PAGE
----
This is only my second time visiting the Rio Grande Valley, but both times have been experiences that I have walked away from completely inspired; the folx who live on the border here in Texas are absolutely some of the most persistent and passionate I’ve had the opportunity to come across. My first time was a few weeks ago, when me and a friend volunteered to work at the bus station with Angry Tias and Abuelas of RGV (this group of fierce RGV women recently received the Robert F. Kennedy Human Rights award for their work with immigrant families). This relatively small group of women is working hard at the bus stations and bridges every day to provide support and comfort to immigrants as they try to make their way to their final sponsor destination. They do this not just because they’re angry about the current administration’s policies, but because they deeply believe that it’s the right thing to do. Similar to when I was in El Paso, there is a feeling in the RGV that it’s not simply an extracurricular duty to volunteer to help these people so much as a moral imperative for which there really is no question. These people come from the other side of the bridge – we can see them, they’re right over there! – and they are people like us who are deserving of respect. The invisible line that constitutes the border is even less of an issue here in these border towns where people frequently cross back and forth, blurring the lines between “immigrant” and “American” and simply making people “friends” or “neighbors.” Hence when their friends or neighbors need help, they don’t think too hard about it. They just do it.
Chief among many border residents’ concerns about the border wall is the access to the Rio Grande that many would lose. The fight of farmers who stand to lose access to the river they rely on to feed their crops has gained a lot of traction in the news, but this is just one piece of the bigger picture. Residents of border towns on or near the river will lose their ability to take a day to fish, to jump into the river’s cooling waters on a hot Texas day. This essential part of every day life for many people will simply cease to be accessible.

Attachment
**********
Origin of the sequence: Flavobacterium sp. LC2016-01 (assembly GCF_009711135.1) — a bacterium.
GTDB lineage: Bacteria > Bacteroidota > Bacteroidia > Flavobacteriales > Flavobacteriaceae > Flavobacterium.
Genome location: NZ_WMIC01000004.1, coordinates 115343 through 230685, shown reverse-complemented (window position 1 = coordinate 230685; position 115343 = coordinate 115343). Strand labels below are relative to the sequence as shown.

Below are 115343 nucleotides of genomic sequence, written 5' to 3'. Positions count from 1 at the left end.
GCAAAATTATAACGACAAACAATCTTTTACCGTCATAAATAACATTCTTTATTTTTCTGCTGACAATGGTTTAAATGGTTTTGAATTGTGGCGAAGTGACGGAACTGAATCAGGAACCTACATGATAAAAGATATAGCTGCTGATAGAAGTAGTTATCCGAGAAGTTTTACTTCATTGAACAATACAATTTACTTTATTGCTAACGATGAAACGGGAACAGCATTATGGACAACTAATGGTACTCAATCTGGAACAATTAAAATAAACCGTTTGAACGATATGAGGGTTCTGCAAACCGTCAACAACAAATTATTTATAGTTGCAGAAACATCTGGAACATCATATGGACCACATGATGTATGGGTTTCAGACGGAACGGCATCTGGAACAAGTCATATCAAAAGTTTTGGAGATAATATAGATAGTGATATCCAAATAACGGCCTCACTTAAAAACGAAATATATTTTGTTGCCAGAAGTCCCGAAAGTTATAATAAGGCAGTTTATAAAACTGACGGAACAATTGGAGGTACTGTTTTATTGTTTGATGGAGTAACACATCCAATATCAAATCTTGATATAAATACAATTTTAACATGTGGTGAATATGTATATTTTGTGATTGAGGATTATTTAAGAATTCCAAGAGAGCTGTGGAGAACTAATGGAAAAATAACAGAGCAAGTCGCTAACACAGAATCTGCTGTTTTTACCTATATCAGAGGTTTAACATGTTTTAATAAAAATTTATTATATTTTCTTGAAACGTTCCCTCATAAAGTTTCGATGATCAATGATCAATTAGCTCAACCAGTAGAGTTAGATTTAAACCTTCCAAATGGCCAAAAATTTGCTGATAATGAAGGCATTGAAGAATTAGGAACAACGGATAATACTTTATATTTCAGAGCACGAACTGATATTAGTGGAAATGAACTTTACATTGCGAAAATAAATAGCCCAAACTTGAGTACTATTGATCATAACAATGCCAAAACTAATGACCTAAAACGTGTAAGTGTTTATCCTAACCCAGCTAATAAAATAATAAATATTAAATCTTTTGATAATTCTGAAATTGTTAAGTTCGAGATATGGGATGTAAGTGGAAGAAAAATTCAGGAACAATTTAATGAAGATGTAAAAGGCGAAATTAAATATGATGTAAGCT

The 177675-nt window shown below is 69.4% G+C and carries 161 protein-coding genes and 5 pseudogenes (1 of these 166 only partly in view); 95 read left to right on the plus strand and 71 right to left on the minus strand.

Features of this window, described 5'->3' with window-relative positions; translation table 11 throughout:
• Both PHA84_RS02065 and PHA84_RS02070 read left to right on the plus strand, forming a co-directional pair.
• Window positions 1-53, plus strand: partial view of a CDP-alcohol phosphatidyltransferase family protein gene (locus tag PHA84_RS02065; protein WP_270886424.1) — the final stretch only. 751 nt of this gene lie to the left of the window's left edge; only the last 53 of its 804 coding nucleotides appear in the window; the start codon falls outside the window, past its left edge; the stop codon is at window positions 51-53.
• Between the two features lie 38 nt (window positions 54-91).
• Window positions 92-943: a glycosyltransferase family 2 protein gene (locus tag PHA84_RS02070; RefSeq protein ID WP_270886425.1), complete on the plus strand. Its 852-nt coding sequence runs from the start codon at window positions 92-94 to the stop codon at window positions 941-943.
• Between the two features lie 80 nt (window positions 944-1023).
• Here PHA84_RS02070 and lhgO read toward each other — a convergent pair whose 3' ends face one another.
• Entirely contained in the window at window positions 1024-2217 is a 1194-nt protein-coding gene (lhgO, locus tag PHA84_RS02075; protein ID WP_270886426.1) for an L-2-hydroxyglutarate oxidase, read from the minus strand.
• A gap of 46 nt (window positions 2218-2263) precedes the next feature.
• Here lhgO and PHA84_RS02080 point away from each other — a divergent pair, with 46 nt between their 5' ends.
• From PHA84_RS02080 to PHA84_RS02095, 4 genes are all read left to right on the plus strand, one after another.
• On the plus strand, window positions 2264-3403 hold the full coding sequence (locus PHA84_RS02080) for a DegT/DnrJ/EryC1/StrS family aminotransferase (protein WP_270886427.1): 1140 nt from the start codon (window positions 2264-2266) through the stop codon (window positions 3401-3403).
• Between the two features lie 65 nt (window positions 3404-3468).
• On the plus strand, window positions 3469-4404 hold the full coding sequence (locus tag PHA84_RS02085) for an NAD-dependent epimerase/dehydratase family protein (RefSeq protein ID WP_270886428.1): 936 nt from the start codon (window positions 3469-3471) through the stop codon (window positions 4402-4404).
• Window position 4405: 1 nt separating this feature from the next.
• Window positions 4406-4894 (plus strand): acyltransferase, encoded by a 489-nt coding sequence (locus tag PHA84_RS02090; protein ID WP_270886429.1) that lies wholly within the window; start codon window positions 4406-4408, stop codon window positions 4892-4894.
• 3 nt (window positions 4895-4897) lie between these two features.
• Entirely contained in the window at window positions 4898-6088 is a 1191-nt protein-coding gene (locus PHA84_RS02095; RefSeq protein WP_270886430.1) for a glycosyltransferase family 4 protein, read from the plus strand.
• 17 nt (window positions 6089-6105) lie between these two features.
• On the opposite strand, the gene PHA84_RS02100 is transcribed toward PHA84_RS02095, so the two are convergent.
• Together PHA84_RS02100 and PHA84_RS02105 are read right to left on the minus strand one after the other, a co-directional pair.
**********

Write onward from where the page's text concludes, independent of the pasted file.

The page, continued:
Losing access to the river in this way is not something many people think about, I think. Within activist circles, it has been discussed at length the absolutely devastating effect the wall would have on the Butterfly Sanctuary in the RGV; and though this is not to be minimized, the small experiences of simply being able to experience the waters of the life-giving Rio Grande are not something I hear a lot about. The loss of these experiences are devastating in a different way, but they are a part of the larger picture of ruin that the construction of a border wall would wreak upon the RGV.
I was incredibly fortunate to be able to travel down to the National Butterfly Center (where part of the proposed wall will be built) for a gathering of several groups in the area to protest the border wall and pay tribute to the beauty and power of the Rio Grande. McAllen Poet Laureate Edward Vidaurre and other poets read poetry, songs were sung, food was shared. It was abundantly clear to me that the community fighting against the border wall in the RGV is a strong and passionate one, and it gives me so much hope for the future to know that this was only one small group among many others who are fighting for what they love out there.